|Hoyt & Roberts, comps. Hoyts New Cyclopedia of Practical Quotations. 1922.|
|And finds with keen, discriminating sight,|
Blacks not so blacknor white so very white.
|And for to se, and eek for to be seye.|
ChaucerCanterbury Tales. The Wife of Bath. Preamble. L. 6,134.
|The age, wherein he lived was dark; but he|
Could not want sight, who taught the world to see.
Denham. In Todds Johnson.
|The rarer sene, the lesse in mynde,|
The lesse in mynde, the lesser payne.
Barnaby GoogeSonnettes. Out of Syght, Out of Mynde.
|See and to be seen.|
Ben JonsonEpithalamion. St. 3. L. 4. GoldsmithChildren of the World. Letter 71.
| And every eye|
Gazd as before some brother of the sky.
HomerOdyssey. Bk. VIII. L. 17. Popes trans.
|For sight is woman-like and shuns the old.|
(Ah! he can see enough, when years are told,
Who backwards looks.)
Victor HugoEviradnus. IX.
|Two men look out through the same bars:|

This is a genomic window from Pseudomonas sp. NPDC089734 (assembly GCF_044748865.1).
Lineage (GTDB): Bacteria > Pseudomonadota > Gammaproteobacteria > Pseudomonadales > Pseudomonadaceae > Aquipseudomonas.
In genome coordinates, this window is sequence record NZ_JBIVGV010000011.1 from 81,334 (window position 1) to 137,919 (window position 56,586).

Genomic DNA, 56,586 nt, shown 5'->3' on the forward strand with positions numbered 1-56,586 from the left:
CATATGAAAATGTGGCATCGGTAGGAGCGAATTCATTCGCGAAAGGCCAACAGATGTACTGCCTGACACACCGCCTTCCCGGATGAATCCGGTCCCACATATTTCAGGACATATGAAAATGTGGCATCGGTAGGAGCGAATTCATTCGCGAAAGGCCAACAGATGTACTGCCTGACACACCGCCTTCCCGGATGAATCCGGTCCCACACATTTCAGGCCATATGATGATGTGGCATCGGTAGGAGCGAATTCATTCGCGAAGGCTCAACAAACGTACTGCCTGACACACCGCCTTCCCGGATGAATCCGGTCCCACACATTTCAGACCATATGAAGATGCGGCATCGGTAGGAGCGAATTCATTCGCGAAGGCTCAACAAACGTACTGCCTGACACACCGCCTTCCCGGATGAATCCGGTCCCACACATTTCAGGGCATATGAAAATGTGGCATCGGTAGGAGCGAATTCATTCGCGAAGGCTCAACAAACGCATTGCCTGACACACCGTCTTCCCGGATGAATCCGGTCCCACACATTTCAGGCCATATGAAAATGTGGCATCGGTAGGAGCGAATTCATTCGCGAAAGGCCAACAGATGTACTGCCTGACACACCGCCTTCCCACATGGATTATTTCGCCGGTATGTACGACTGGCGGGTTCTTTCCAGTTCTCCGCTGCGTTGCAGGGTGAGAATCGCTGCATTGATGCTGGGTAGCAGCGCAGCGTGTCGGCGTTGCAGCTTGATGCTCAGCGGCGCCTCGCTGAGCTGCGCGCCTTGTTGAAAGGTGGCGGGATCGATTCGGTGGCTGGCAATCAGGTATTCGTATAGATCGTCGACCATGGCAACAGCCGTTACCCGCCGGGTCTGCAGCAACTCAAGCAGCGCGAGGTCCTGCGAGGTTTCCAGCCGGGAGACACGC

One sees the mud, and one the stars.
Frederick LangbridgeIn A Cluster of Quiet Thoughts. Pub. by the Religious Tract Society.
|Then purgd with euphrasy and rue|
The visual nerve, for he had much to see.
MiltonParadise Lost. Bk. XI. L. 414.
|He that had neither beene kithe nor kin,|
Might have seene a full fayre sight.
Thomas PercyReliques of Ancient Poetry. Robin Hood and Guy of Gisborne.
|For any man with half an eye,|
What stands before him may espy;
But optics sharp it needs I ween,
To see what is not to be seen.
John TrumbullMcFingal. Canto I. L. 67.
| Monstrum horrendum, informe, ingens, cui lumen ademptum.|
A monster frightful, formless, immense, with sight removed.
VergilÆneid. III. 658.